By now, you’ve probably seen the iconic blue guitar, the one that’s been featured in everything from Transformers to Jurassic Park.
The one that was so famous that the film “The Lion King” took inspiration from it.
It’s the same guitar that makes the song “Blank Space,” and it’s also the same instrument that’s used to control a large, circular robotic arm that moves across the screen in “The Matrix.”
It’s also, according to a team of researchers, the most common instrument in human hands.
The researchers say that over the last few years, the electromechanical guitar has grown into a $1 billion business.
The team behind the research, from the Massachusetts Institute of Technology (MIT), said that over 100 million electric guitars were sold worldwide in the last five years, and over two billion of those instruments were made using the “electronic instrument” concept.
Their research was published in the journal Nature Communications on Wednesday.
It describes a robotic arm using magnetic fields and electronics to control two metal knuckles on a steel base.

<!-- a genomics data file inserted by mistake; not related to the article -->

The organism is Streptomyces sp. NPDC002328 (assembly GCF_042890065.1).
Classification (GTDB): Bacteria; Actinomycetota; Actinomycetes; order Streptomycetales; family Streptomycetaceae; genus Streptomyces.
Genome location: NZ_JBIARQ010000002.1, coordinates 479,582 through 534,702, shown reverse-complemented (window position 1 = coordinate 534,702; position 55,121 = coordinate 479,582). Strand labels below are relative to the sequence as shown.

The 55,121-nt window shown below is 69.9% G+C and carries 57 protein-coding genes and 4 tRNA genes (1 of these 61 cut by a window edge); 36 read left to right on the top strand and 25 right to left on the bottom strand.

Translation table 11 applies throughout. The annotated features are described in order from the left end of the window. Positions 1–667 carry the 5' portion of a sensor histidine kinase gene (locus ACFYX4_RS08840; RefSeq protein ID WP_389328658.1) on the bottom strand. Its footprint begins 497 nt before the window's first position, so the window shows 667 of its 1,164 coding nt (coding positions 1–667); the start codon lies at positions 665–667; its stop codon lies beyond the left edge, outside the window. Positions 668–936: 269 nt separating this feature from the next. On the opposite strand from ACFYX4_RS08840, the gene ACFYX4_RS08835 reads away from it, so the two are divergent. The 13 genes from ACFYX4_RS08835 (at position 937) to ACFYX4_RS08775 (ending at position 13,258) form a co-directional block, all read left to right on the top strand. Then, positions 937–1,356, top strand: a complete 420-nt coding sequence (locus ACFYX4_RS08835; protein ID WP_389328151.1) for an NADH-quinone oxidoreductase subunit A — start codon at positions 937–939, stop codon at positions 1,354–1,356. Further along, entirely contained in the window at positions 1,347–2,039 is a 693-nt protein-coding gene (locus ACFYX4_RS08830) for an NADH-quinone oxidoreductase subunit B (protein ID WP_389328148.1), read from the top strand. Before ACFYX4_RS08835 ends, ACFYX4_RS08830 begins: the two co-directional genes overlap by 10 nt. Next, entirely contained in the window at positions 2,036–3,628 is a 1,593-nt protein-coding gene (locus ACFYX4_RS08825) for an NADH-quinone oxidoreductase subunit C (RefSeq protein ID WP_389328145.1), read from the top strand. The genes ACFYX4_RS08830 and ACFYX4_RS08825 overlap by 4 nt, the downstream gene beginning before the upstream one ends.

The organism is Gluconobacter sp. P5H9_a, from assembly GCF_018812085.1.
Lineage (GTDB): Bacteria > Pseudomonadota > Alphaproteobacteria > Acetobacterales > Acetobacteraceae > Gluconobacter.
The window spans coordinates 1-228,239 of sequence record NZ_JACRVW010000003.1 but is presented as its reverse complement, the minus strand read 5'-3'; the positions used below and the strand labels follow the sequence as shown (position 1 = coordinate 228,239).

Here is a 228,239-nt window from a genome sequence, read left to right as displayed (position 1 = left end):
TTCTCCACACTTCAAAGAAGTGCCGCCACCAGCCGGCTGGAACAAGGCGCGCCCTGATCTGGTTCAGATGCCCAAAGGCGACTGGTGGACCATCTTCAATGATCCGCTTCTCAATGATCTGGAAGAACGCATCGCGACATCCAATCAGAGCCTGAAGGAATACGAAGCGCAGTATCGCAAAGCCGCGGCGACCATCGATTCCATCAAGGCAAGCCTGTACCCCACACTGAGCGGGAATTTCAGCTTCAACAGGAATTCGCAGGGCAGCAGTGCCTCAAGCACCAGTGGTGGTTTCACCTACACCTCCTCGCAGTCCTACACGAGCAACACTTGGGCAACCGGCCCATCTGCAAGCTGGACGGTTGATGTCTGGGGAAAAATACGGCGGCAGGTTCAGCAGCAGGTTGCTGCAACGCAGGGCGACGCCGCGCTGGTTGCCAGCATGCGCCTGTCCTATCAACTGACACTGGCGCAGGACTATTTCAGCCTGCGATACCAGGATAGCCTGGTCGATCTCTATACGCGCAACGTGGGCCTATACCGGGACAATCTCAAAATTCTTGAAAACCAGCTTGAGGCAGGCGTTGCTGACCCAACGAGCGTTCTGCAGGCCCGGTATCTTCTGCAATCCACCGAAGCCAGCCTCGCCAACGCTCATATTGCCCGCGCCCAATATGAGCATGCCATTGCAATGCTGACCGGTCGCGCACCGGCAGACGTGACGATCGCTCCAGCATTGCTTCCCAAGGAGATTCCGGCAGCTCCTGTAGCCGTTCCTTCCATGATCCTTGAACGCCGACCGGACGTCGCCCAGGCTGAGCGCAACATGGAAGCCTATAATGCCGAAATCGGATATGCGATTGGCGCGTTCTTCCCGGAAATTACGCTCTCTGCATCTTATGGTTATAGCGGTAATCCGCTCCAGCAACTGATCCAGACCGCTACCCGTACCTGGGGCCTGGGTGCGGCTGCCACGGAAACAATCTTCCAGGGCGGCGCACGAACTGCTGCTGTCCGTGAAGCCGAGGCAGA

These knuckles are connected to two magnets, which are both in the same position.
When the magnets are pressed together, the magnets attract each other, and when pressed together again, they’re attracted to the opposite end of the steel.
This creates an electric field, which the researchers say is “physically measurable at the metal knuckle and in the electromagnet.”
The researchers said that the magnetic field can also be manipulated by applying electric currents to the knuckles.
The arm can be controlled using software, which they call “a self-modulating electric instrument.”
It could be used to play a musical note, or it could be controlled by a human user, and they hope that by creating such a robotic robot, they’ll be able to use it to help people who are paralyzed or disabled.
“We envision that this instrument will help people with various kinds of disabilities, whether it’s a spinal cord injury, stroke, or just any kind of condition where the muscles and nerves are not strong enough to control the arm and the fingers,” said one of the researchers, Chris DeBary, who worked on the project while he was at MIT.
“For those who are in that position, we believe it could give them a little bit of a boost, but it could also allow them to get into their daily lives again.”
DeBry said that while he’s not a scientist by training, he is interested in how science is used in the field of robotics.
He hopes that, with his research, other researchers will be inspired to take this concept to their own creations.
“In the future, it may be possible to use this kind of robotic instrument to control small robots,” he said.
“But I’m a big fan of human-scale robotic systems, and I think that this will be a really cool piece of work.” [MIT News]